Companies Are A Bit Like People

Companies Are A Bit Like People

By Sam Mabley

Companies Are A Bit Like People

In people, character is the most important thing, if you’ve got good character you’ll attract good friends. You’re not necessarily going to earn the most money or have the nicest car, but you’re going to live a full life. Companies are a bit like people, we like the ones with good character, not necessarily the biggest ones or the ones with the nicest cars.


Introducing Hiut Denim Co. They’re set up by husband and wife duo Claire and David Hieatt. Their tagline is “do one thing well” and that’s what they do, they make jeans well. They make their jeans (rather ironically) in a small town called Cardigan in Wales. People in Cardigan used to make jeans, but one day their factory closed. So Hiut decided to bring manufacturing back to Cardigan, to show their talent to the world. Their ‘Grand Masters’, as they affectionately call them, can only produce 200 pairs of jeans a week and that’s part of what makes them special, true quality takes time.


That’s their story, but what I really want to show you is a few excerpts from a document they wrote, which is perhaps overlooked, it's called their "user manual". It’s the document they sent to their shareholders to explain why they were setting up the company, values that I think apply not just to business but to how we live our lives as well.


P O I N T  N U M B E R  1.

Make us all proud of the company we own.

 

We measure things mostly in numbers. But there are other important ways to measure how well a business is doing. These are things like ‘Are we proud of it?’, ‘Is it loved?, Is it insanely creative?

 

But these are just as important as ‘Are we growing?’ ‘Are the margins good?’ ‘Are the customers happy?’

 

If we build something we are incredibly proud of, that is loved, that is insanely creative, you can be sure that it will also be a great business too.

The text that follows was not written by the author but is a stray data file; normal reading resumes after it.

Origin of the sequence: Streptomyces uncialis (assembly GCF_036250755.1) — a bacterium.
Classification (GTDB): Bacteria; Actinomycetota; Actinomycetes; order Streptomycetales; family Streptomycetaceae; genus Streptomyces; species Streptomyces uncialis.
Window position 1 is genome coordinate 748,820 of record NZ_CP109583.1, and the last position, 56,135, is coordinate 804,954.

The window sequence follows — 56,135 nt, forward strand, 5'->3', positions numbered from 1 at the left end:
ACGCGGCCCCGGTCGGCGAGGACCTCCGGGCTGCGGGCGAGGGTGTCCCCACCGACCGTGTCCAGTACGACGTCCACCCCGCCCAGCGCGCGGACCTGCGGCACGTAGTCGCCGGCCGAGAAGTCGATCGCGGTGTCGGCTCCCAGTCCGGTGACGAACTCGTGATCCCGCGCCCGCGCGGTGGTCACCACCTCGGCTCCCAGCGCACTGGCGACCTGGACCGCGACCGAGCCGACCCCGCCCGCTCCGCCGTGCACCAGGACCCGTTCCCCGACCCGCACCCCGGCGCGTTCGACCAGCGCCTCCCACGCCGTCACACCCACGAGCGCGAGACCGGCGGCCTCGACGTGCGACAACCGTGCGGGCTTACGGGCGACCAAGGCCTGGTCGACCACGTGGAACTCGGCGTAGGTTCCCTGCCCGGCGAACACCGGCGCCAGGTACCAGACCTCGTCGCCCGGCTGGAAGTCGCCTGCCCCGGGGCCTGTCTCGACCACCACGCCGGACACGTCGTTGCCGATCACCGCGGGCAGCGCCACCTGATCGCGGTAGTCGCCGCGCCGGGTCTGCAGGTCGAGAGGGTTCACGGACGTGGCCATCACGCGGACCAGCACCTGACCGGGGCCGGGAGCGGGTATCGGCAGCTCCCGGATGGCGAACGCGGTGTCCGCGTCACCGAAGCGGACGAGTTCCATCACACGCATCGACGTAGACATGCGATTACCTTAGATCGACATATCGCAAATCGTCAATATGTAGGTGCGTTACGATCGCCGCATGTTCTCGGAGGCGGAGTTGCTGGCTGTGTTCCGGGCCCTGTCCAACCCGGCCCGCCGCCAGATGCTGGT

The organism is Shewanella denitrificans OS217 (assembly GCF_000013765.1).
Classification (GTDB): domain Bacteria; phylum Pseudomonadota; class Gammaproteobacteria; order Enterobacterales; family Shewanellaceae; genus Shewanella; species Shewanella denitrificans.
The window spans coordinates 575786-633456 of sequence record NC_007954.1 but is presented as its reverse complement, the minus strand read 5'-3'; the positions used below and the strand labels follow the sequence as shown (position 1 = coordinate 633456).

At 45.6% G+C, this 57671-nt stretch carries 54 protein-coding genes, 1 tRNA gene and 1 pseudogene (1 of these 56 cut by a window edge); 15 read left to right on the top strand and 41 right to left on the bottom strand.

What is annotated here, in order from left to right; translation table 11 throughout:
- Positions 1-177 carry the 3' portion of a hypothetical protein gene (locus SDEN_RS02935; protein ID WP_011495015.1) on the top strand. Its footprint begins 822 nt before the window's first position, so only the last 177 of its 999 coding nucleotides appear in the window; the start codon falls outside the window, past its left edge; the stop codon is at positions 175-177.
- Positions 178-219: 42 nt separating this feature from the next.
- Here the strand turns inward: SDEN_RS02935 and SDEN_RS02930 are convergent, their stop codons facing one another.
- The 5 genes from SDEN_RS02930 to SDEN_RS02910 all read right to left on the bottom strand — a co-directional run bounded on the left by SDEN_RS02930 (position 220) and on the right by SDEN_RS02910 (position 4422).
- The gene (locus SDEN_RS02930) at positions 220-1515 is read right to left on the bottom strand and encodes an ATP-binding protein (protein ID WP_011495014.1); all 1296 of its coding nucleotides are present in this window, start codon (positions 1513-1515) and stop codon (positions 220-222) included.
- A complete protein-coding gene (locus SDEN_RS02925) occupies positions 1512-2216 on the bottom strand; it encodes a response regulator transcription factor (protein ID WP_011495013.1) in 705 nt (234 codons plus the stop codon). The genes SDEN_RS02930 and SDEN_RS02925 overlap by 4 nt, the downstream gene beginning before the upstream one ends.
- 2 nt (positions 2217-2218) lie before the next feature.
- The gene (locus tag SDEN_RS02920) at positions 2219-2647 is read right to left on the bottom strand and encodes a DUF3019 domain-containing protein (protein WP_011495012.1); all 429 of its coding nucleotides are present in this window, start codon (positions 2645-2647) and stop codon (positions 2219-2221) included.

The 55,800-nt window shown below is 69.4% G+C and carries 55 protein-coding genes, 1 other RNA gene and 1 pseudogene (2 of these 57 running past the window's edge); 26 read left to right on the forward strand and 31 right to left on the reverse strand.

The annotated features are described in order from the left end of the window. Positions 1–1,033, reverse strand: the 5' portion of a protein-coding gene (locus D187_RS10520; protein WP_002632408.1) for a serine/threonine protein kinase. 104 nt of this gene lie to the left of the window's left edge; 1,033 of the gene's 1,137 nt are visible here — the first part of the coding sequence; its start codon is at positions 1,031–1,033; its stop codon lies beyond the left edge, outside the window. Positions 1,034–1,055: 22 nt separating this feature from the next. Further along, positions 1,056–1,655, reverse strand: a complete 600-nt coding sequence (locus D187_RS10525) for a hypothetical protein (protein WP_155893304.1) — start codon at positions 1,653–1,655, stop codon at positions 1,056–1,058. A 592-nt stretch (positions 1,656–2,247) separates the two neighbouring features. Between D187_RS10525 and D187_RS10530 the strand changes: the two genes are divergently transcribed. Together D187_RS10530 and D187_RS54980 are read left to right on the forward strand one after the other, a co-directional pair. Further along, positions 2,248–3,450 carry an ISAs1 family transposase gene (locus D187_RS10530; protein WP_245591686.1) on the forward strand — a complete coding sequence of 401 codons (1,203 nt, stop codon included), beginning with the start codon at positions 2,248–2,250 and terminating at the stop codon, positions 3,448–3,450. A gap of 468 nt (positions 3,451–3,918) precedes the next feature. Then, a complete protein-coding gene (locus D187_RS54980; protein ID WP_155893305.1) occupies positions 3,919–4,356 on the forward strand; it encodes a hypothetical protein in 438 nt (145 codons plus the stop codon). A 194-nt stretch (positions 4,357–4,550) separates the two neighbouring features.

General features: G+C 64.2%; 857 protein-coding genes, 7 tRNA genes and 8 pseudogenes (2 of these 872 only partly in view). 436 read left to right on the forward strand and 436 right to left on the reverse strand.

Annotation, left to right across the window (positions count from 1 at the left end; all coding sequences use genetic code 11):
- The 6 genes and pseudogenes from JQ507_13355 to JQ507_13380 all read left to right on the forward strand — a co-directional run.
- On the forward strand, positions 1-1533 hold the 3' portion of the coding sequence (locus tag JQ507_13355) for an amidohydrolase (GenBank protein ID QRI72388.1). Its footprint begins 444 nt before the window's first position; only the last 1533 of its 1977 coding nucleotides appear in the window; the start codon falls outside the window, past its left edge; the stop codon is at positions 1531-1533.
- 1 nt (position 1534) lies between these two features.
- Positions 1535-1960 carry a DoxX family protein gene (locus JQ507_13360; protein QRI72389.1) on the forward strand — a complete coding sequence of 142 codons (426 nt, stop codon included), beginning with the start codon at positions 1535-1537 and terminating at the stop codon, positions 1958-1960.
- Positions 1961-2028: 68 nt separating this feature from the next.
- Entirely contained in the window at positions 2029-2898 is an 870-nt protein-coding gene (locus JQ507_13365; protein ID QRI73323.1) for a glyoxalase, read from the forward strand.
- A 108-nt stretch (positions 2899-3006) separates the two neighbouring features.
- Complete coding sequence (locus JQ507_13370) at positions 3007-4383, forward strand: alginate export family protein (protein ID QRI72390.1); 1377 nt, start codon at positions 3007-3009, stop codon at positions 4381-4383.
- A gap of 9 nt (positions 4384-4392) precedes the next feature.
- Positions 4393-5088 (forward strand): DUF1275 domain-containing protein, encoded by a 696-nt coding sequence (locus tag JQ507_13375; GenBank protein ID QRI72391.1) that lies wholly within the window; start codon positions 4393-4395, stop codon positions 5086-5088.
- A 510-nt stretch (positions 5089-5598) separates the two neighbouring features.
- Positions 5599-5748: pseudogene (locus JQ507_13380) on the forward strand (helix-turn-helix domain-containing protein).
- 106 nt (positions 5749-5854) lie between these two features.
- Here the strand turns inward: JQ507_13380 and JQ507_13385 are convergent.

I love that they measure success not just on numbers but on other important factors too, I think we could all learn to measure success a little differently in our lives.


P O I N T  N U M B E R  2.

Judge the business over the long-term. The early years are never easy.

 

It takes time to build a business. The first couple of years are inevitably tricky. The basic systems and the infrastructure all have to be built up from scratch, the customer will have to be found, and the product refined. It is a time when the business is both time and cash hungry.

 

But we should not be quick to judge the business. It should be given time to grow slowly. Patience is what will be needed. Hard work takes time to show the fruits of all that labour.

 

We should view a young business as we would a young child. It needs love, time and a set of rules to adhere to. It will make mistakes, it will fall and it will need the parents to be there for it as it grows and becomes its own person. We should not make too many demands on it when it is young, let the child play for a while.

 

It will grow up before we know it.

Perhaps this feels particularly relevant to me as a small business owner. If I was to judge on the short-term, there would have been weeks where I’d have quit. But good things take time and instead of giving up I have watched the business grow. So let’s learn not to judge on the short-term. If you’ve just started learning the piano, don’t judge yourself on the first year. It’s a long-term game. Most things worthwhile are.


P O I N T  N U M B E R  3.

Stay independent. Stay in control.

 

It is important to be in control of your own destiny. William Blake said it best “you need to create your own system or be enslaved by another man’s”.

 

The reason our independence is important for us is that it allows us to shape the business by what we feel is right, it can grow at a pace that the company feels comfortable with, it can make decisions for the long term, it can do things that make no sense to the bottom line at the time, but may well do in the future.

 

This may mean that our company will not be the biggest, but it should ensure the company stays true, creative and loved. And, importantly, that it will keep making jeans in this town when there will always be cheaper places to make them.

 

I will settle for being great at this thing over being big at this thing.

I love that last point, “I will settle for being great at this thing over being big at this thing”. Excellence is of more value than quantity. Let’s not aim to just be the biggest and loudest but be the most excellent we can be.


Maybe one day we’ll stock Hiut at Found Hea, but for now, we will continue to be inspired by how they run their business and hope you can learn from them, just like we have. You can read the rest of Hiut’s "user manual" here.

Photo credit: Hiut Denim Co.